Autism’s Musical Gift

Written by Henny Kupferstein, for:

Autism Aspergers Network Magazine – Issue 3J2014
http://www.aanmag.com.au

Autism’s Musical Gift

AAN Magazine Issue Cover

AAN Magazine Issue Cover

In the language of music, communication becomes possible through the give-and-take of tonality, rhythm, timbre, and phrasing.  People who study an instrument for many years can participate in such musical exchanges at improvisation groups, open mic, and jam sessions. For parents who shuttle their children to speech and occupational therapy every other day, music lessons falls to the bottom of the priority list.  In an effort to improve on skills that are presumed to be necessary for daily living, inner expressions become categorized as recreational.  This can be counterproductive, since the autistic brain is specifically wired to have extraordinary musical abilities.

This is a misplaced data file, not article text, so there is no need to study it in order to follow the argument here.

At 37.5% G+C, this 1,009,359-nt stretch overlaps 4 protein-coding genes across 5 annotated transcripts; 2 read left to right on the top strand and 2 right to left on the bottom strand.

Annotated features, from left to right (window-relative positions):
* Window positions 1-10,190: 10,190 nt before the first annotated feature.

Autistic people benefit from the neural differences in their auditory perception. This type of detail-oriented information-processing lends itself to preeminence for fine arts (music) over whole-words (language), often resulting in the phenomenon of perfect pitch (“Absolute Pitch”), and synaesthesia.  With non-verbal students, methods for teaching to their gift must be applied, to enhance their educability in all areas of life.  This way, the gift allows them to blaze through their journey towards impressive achievements in music, reading comprehension, mathematics, and social behavior.

Numerous researchers have studied autistic individuals and their musicality, after they have reportedly demonstrated high intelligence through musical communication. Absolute Pitch has been a captivating phenomenon for researchers, though there are many discrepancies on the correlations between autism and absolute pitch.  Absolute pitch has historically been estimated to exist in 1 in 10,000 of the population. However, current studies mostly tested individuals through note-naming. This language component in the testing is inherently biased against a population with communication differences.  To prove intelligence and musicality, different assessment methods are key.